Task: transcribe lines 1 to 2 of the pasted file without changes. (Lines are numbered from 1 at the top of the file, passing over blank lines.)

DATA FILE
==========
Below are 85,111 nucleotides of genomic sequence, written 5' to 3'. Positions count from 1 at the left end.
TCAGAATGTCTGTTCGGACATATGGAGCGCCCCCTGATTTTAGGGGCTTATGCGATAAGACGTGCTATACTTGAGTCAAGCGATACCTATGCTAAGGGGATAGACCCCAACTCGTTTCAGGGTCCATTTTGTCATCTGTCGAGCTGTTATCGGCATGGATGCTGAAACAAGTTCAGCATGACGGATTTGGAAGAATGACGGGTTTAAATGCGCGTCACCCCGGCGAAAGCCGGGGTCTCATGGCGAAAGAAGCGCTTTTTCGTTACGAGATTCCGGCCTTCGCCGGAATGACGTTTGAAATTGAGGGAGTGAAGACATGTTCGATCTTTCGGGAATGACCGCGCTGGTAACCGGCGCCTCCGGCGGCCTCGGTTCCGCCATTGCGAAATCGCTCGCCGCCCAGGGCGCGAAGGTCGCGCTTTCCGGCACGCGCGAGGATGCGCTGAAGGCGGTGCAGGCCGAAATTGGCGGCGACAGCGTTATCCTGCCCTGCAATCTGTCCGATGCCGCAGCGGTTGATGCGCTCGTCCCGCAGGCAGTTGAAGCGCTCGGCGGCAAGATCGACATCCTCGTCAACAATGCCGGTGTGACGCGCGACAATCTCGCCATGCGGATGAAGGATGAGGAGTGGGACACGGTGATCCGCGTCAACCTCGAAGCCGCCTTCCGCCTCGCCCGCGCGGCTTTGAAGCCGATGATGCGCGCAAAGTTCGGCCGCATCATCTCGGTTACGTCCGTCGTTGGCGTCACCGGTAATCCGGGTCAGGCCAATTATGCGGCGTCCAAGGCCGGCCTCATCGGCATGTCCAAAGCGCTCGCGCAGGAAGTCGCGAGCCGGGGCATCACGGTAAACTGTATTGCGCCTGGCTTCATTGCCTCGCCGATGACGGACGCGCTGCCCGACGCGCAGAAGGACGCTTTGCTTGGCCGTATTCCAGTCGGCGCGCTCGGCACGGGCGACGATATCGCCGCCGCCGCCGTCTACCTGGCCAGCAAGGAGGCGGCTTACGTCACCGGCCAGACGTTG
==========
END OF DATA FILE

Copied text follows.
Below are 85,111 nucleotides of genomic sequence, written 5' to 3'. Positions count from 1 at the left end.
TCAGAATGTCTGTTCGGACATATGGAGCGCCCCCTGATTTTAGGGGCTTATGCGATAAGACGTGCTATACTTGAGTCAAGCGATACCTATGCTAAGGGGATAGACCCCAACTCGTTTCAGGGTCCATTTTGTCATCTGTCGAGCTGTTATCGGCATGGATGCTGAAACAAGTTCAGCATGACGGATTTGGAAGAATGACGGGTTTAAATGCGCGTCACCCCGGCGAAAGCCGGGGTCTCATGGCGAAAGAAGCGCTTTTTCGTTACGAGATTCCGGCCTTCGCCGGAATGACGTTTGAAATTGAGGGAGTGAAGACATGTTCGATCTTTCGGGAATGACCGCGCTGGTAACCGGCGCCTCCGGCGGCCTCGGTTCCGCCATTGCGAAATCGCTCGCCGCCCAGGGCGCGAAGGTCGCGCTTTCCGGCACGCGCGAGGATGCGCTGAAGGCGGTGCAGGCCGAAATTGGCGGCGACAGCGTTATCCTGCCCTGCAATCTGTCCGATGCCGCAGCGGTTGATGCGCTCGTCCCGCAGGCAGTTGAAGCGCTCGGCGGCAAGATCGACATCCTCGTCAACAATGCCGGTGTGACGCGCGACAATCTCGCCATGCGGATGAAGGATGAGGAGTGGGACACGGTGATCCGCGTCAACCTCGAAGCCGCCTTCCGCCTCGCCCGCGCGGCTTTGAAGCCGATGATGCGCGCAAAGTTCGGCCGCATCATCTCGGTTACGTCCGTCGTTGGCGTCACCGGTAATCCGGGTCAGGCCAATTATGCGGCGTCCAAGGCCGGCCTCATCGGCATGTCCAAAGCGCTCGCGCAGGAAGTCGCGAGCCGGGGCATCACGGTAAACTGTATTGCGCCTGGCTTCATTGCCTCGCCGATGACGGACGCGCTGCCCGACGCGCAGAAGGACGCTTTGCTTGGCCGTATTCCAGTCGGCGCGCTCGGCACGGGCGACGATATCGCCGCCGCCGCCGTCTACCTGGCCAGCAAGGAGGCGGCTTACGTCACCGGCCAGACGTTG